So I take a shower, say my prayers and call again. Kelly falls asleep. (Asleep? Nice support there, big guy. Oh well, he was tired. Me, I was a bit wired being that two years of planning may just be hinging on this phone call.) Now it is actually hard to explain the difficulty of communicating on the phone with the very nice man who is speaking rapidly with an accent I cannot really understand coupled with the cross-continental delay of a few seconds after each phrase that either one of us utters, making it pretty much impossible for either one of us to know what the other is saying for several minutes.

It went something like this:
Pandu: "But you do not want a student visa... you should not have applied for a student visa... student visas are so hard to get, you want a tourist visa..." (yeah, I am picking that up, believe me...this, I have figured out...)

Me: "But, I didn't mean to...I made a mistake... and now they need a registration form from you to show that you are registered with the government."

Pandu: "But madam, we are not registered with the government... We have no such form... You tell them we are a private institution and make them give you a tourist visa."

Me, thinking: "Yes, make them. Yes, I think that sounds great. I will make the people at The Embassy who I cannot even get in contact with, give me a tourist visa. Yes, that will work." Right.

So I thank the nice man and get off the phone and then I send an email to the embassy pleading my case again, begging them to allow me to get a tourist visa as I am really a tourist, not a scholar wishing to go to the university and so on.

Later today I call and finally after a few tried I get a live person on the phone. (Miracles of miracles.) She knows my case and was just listening to the messages I sent.

Embassy Lady: "I got your message that The Iyengar Institute is not registered with the government."

Me: "Yes, they told me that they are a private organization and that I should ask for a tourist visa.." (Okay, this is not making them by any means but merely an attempt to subliminally impress upon them the solution to the dilemma we are in.)

Embassy Lady: "Do you really think it is safe for you to go to a place that is not registered with the government?"

Me, not worried at all about being sold into the human slave trade and not worried at all that the Iyengar Institute may be a front for human trafficking: "Absolutely. I will be travelling with my sister and another companion who has made the trip several time and I know many people who have made a trip to study there and no harm has come to them. In fact this particular organization as been teaching foreign students for almost, well, 60 years. Really, they have an impeccable reputation."

Embassy Lady, after a long confusing discussion about my travel plans pre-India , tells me that she will have an answer for me tomorrow, that either I will get a visa or they will send me my passport back.

So, that is where it stands tonight. I hope to conclude this chapter tomorrow with a happy ending.

Monday, June 4, 2007

The labyrinth

My spiritual teacher, Lee Lozowick, always talks about how most paths have a labyrinth of some sort, some means by which payment is extracted from the aspirant, some kind of test to prove worthiness, capacity, seriousness. In the tantric traditions this is called adhikara- which means "to make oneself ready" (adhi-ready, preparation /kara- to make)

I have decided to look at my current Visa complications as a labyrinth.

What visa complications you ask?

I applied for my visa with plenty of time for it to clear Indian channels of bureaucracy. Of course in the first mailing, I forgot to include my passport. So then I mailed them that.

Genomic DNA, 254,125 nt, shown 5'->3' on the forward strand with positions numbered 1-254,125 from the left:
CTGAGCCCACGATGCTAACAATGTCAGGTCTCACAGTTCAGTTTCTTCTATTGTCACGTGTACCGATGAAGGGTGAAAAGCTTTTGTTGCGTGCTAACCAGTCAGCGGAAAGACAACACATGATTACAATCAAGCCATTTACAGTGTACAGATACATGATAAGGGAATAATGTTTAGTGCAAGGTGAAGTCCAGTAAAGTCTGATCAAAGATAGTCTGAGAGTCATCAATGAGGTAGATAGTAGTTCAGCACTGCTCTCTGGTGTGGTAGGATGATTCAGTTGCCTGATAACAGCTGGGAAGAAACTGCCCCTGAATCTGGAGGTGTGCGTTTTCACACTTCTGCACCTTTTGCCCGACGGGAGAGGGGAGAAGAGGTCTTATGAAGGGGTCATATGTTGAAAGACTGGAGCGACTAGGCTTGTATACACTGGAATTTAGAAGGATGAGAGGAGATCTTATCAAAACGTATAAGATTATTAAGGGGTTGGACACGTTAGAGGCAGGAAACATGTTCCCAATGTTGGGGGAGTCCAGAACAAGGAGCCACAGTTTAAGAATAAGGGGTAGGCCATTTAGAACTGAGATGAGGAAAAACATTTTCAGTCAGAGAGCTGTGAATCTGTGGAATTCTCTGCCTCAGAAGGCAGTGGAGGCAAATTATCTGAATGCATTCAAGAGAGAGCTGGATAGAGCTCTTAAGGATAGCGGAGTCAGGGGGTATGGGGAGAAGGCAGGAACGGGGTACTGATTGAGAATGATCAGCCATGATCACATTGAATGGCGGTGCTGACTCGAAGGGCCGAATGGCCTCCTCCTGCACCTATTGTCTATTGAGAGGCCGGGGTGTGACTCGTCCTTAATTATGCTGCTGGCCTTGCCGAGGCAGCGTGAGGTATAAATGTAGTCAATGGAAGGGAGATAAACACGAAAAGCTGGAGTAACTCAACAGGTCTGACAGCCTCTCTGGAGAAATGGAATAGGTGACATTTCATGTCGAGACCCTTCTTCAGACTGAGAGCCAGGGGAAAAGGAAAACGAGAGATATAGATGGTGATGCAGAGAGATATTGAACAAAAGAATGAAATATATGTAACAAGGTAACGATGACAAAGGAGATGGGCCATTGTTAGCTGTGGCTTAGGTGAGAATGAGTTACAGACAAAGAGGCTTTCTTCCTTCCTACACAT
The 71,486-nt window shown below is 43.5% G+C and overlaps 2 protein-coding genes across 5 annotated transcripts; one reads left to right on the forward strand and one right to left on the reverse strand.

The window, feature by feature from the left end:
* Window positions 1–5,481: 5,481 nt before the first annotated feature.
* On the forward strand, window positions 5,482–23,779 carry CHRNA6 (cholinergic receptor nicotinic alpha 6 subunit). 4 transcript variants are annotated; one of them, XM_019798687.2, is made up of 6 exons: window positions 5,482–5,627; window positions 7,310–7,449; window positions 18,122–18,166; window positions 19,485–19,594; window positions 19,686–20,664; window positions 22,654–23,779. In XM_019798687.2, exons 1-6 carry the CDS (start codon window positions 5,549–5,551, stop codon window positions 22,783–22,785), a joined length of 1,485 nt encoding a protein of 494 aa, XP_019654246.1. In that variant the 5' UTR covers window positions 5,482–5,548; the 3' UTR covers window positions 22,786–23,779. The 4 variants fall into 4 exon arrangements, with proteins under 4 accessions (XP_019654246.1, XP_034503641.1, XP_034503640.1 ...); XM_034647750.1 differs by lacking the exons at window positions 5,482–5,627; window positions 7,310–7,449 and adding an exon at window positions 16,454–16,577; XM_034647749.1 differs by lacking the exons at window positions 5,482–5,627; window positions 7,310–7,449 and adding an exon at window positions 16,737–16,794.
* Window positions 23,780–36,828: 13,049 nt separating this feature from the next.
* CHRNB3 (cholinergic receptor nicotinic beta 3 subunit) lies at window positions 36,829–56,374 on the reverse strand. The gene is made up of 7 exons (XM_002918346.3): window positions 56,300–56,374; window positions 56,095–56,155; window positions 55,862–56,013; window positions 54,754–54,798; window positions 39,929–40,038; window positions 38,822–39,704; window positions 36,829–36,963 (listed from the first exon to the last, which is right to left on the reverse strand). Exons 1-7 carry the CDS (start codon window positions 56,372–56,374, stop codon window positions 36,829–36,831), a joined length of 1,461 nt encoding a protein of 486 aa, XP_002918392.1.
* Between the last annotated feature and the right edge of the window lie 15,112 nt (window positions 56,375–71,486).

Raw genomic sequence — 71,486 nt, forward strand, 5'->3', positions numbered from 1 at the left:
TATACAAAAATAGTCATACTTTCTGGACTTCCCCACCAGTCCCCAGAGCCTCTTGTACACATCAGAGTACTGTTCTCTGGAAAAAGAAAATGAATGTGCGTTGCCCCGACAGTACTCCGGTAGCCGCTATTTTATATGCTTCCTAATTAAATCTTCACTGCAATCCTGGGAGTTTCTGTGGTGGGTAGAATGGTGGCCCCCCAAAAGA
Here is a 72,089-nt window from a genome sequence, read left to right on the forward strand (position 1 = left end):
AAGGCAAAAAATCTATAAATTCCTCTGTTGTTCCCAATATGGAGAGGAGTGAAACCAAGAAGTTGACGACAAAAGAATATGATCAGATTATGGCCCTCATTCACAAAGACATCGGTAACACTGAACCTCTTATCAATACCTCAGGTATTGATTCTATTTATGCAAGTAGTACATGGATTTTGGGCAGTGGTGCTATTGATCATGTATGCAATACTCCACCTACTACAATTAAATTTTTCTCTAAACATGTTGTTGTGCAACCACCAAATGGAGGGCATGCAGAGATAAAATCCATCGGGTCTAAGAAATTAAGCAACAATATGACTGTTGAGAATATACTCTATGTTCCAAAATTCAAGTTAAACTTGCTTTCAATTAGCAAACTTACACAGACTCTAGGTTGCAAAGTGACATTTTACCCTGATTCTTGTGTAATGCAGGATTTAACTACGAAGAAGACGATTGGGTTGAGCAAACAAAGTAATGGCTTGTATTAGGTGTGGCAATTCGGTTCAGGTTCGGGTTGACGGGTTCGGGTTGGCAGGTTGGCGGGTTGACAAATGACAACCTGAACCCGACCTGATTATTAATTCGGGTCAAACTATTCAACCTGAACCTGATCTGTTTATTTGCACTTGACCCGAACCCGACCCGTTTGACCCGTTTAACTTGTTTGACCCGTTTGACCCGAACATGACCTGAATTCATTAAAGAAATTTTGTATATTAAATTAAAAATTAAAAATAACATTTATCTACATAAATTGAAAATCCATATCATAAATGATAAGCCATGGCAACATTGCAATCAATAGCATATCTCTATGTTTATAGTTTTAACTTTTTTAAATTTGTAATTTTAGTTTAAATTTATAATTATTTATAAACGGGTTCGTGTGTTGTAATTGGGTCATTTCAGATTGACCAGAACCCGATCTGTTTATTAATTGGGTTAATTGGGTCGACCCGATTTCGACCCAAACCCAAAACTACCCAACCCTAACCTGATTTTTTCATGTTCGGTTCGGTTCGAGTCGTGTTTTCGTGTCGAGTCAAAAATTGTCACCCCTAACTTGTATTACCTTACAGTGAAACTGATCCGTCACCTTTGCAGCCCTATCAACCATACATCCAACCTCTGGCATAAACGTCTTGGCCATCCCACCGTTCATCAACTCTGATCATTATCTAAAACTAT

On the visa application form you have to list two references for your stay in India. Well, I made the mistake of listing The Iyengar Institute as a reference. The nice lady from the Indian Embassy calls my house and Kelly answers the phone since I am not home. She asks him if I will be studying yoga while I am in India. He tells them yes. So then they decide that I have to apply for a student visa. They will need more money and an official letter of acceptance from the school.

So I get Anne (my sister who invited me on this trip) to fax me a copy of our sacred blue letter that is the only letter of acceptance we have received from said institute. I send them the copy of the letter and more money. Well, the lady in the visa department says the letter is not official enough and without a formal letter she cannot grant my visa. But this particular information is left on my voice mail with no number to return her call.

Anyway- long story short, I leave about a dozen semi-frantic messages on some machine at the Indian Embassy and send of a couple of emails to the visa application department explaining that I am not really a student- just a tourist who will be taking some yoga classes and oh, I have made a mistake and please do not hold my ignorance regarding my application against me, I have so been wanting to go to India and the letter I sent is the only acceptance letter the institute gives and so on.

After two days of this- and no small amount of worry, mind you- I get an email back saying that my case will go to the head visa officer and I should hear back on Monday, which is today. So that was mildly reassuring because at least I knew that my messages had actually been received by a person and even if they decline the application I can at least get my passport back and try to reapply through other channels. It is a bit nerve wracking to not have my passport and to not really know how to get a hold of the people who do have it.

I have decided it is simply a test. A labyrinth. Just a small price to pay up front for the trip. (Although $2000 plane fare, the cost of the being unable to earn money for the duration of the rip and so on is a reasonable price in my mind, but I am not in charge of the labyrinth! That much is abundantly clear.)
So I sit home today, glued to the computer in case word comes via email and right next to both of my phones in case they call me with news.

It would after all be a bit silly to have a blog about a trip to India if I cannot go because I cannot convince the Indian Consulate that I am worthy of a visa. That would suck.
Anyway- I am hopeful and I have dutifully asked Ganesh for help- being that he is not only in charge of removing obstacles but for beginning new endeavors, learning and travel., I figure this is right up his alley. ( Although someone once told me that sometimes he can gives obstacles so we can learn to overcome them...which takes us right back to the labyrinth idea.)

Anyway- that is the first story of the trip and I haven't even left home. Pray for me.